Wales loses leading environment campaigner

A tribute, in his own words, to Morgan Parry who died at the weekend

Here we publish a tribute, in his own words, to Morgan Parry who died at the weekend

As a family we have managed to maintain a relatively low Ecological Footprint through making crucial changes to our everyday life. None of them are especially drastic but they go along way in conserving energy and resources. For instance, driving the kids to school would take three minutes where as walking them to school takes 20. That is 20 minutes more time that I get to spend with them, which is great.

Leading by example

 Morgan Parry, one of Wales’ leading environmentalists, has died of cancer, aged 56. He was a member of the board at Natural Resources Wales, a former chairman of the Countryside Council for Wales, and former Head of WWF Cymru. With his wife and two children, two dogs, two beehives and a number of chickens, he lived outside Caernarfon. A leading campaigner on sustainable development, a few years ago he calculated his ecologicial footprint as 1.84, compared with the Welsh average of 3.14 – that is, more than three times the planet can sustain. In this article, which we re-publish as a tribute to his leadership in promoting the civic culture of Wales, he describes his family’s efforts to minimize their environmental impact. 

Our house is lit throughout from energy saving light bulbs, all electrical appliances are switched off at the wall, seasonal fruit and vegetables are grown in the garden as are herbs, and honey is harvested from bees kept in the nearby field. 
There is a visual electric consumption meter in the house which clearly shows when too many lights and electrical appliances are on – a popular and educational tool to teach children about unnecessary energy consumption. We have a healthy composting system and recycle as much as possible.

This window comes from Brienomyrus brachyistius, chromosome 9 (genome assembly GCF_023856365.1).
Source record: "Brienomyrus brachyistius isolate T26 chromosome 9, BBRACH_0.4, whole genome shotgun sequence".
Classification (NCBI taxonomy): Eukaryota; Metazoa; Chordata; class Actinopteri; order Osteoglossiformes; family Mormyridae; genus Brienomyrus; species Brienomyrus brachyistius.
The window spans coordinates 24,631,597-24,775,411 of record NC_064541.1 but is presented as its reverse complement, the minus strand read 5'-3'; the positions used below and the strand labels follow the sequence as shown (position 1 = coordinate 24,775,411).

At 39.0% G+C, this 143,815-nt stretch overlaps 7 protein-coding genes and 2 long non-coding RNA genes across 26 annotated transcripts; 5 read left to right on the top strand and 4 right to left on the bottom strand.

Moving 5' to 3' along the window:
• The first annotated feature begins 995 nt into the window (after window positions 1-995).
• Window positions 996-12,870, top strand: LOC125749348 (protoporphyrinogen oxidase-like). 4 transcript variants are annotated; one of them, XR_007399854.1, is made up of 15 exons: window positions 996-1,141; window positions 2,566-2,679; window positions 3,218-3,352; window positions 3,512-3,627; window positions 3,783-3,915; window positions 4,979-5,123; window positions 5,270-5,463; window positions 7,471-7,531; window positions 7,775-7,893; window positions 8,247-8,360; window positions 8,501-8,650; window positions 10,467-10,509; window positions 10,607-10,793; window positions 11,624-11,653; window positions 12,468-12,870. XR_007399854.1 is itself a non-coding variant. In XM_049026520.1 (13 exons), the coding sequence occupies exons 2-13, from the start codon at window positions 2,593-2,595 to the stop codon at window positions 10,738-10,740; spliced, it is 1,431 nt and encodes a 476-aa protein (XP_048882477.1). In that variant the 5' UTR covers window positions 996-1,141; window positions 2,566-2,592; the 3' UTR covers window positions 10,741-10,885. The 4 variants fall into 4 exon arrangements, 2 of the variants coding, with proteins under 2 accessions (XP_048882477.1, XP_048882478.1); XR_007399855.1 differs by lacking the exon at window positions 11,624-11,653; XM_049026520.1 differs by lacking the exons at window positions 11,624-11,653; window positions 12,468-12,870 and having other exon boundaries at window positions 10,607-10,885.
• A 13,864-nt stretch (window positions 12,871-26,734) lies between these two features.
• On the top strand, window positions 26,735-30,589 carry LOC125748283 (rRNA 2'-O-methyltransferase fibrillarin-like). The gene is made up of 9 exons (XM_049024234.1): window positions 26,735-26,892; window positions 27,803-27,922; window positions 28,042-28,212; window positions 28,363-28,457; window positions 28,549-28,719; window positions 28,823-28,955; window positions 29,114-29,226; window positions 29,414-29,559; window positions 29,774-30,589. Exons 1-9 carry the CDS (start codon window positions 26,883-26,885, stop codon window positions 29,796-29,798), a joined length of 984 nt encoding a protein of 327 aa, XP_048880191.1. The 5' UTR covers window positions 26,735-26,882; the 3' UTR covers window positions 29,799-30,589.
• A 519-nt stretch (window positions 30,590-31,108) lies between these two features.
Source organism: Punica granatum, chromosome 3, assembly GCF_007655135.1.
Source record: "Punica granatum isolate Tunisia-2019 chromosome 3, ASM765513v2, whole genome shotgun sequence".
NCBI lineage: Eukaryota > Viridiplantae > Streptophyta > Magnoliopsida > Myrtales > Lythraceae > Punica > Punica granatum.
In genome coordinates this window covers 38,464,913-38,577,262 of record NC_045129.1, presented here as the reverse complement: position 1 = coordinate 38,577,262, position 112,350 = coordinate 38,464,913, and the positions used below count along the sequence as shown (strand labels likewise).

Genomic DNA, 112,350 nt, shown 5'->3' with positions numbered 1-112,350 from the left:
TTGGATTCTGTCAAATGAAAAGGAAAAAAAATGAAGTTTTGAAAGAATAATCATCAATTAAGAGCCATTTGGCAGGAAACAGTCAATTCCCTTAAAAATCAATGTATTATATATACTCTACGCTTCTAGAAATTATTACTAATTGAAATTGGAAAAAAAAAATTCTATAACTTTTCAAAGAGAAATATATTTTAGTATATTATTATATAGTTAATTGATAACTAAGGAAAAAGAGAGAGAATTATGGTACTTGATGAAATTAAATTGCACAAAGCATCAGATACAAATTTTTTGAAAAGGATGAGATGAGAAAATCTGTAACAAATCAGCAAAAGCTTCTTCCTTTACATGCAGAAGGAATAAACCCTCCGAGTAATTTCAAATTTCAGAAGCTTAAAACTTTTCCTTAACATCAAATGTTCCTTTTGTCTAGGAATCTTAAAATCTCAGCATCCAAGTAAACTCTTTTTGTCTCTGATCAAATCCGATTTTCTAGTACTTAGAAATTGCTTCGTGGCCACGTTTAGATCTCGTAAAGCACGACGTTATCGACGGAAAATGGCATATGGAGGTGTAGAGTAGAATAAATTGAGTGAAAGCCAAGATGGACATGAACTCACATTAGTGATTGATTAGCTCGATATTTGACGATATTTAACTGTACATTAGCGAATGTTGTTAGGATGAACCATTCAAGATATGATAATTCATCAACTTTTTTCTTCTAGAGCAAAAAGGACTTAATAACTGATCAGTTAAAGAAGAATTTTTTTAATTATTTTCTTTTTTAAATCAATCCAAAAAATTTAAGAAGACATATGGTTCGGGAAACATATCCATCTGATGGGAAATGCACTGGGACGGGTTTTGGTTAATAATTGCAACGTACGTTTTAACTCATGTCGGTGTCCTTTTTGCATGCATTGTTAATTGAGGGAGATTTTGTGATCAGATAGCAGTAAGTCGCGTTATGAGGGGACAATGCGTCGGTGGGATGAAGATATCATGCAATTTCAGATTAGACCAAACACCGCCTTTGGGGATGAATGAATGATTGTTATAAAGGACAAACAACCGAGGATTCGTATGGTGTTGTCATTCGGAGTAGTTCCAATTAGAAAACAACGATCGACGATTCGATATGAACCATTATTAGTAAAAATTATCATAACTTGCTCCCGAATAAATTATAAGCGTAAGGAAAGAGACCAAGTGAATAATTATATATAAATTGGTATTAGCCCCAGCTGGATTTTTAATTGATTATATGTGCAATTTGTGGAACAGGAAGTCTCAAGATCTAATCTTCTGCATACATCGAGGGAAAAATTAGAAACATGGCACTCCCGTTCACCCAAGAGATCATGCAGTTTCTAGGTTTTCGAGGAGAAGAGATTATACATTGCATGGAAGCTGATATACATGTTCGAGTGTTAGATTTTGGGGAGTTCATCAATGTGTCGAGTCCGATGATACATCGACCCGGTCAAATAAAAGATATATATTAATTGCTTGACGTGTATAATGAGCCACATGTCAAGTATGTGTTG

We have given up flying and now enjoy camping holidays within the UK. We have abandoned our car and now get about by walking, cycling and getting the bus and the train. 
This creates inconveniences and demands a lot of planning, but the positives massively out way the negatives.

Camping in Scotland instead of a package holiday abroad tends to give us more quality time with our children. I am also a much fitter man now that I walk and cycle.  I find that leading a low impact lifestyle enhances your quality of life. I am however by no means a paragon of virtue. There are many more ways in which I could change our way of life to impact less on our natural environment.

We have four acres of land, which could be put to better use. Ideally what I would like to do in the future is grow trees on our land to give us a sustainable supply of wood to heat the house. When we bought our house more than a decade ago it was derelict. Unfortunately, at that time we could not find wool insulation. However I managed to build an extension from salvaged supplies.

Our one naughty luxury is our oil fired Rayburn. In hindsight I would now have bought a wood fired Rayburn. In the end everyone ends up making compromises, there is always some sort of trade off. 
We are thinking hard about the installation of solar panels and a wind-turbine in order for us to become independent of the National Grid.

Community is crucial for people to maintain low impact lifestyles. Maintaining a close relationship with neighbours precipitates a sharing of resources such as car share, and swapping items. One man’s rubbish is another mans treasure. For example, I and two of my neighbours bought a trailer which we all share. However, due to working in Cardiff and having to commute by train means I cannot be as active within the community as I would like. Encouraging and indeed nurturing a stronger sense of altruistic behaviour within communities would go a long way in lowering the ecological footprint of villages, towns and cities.


A version of this article was originally published by WWF Cymru

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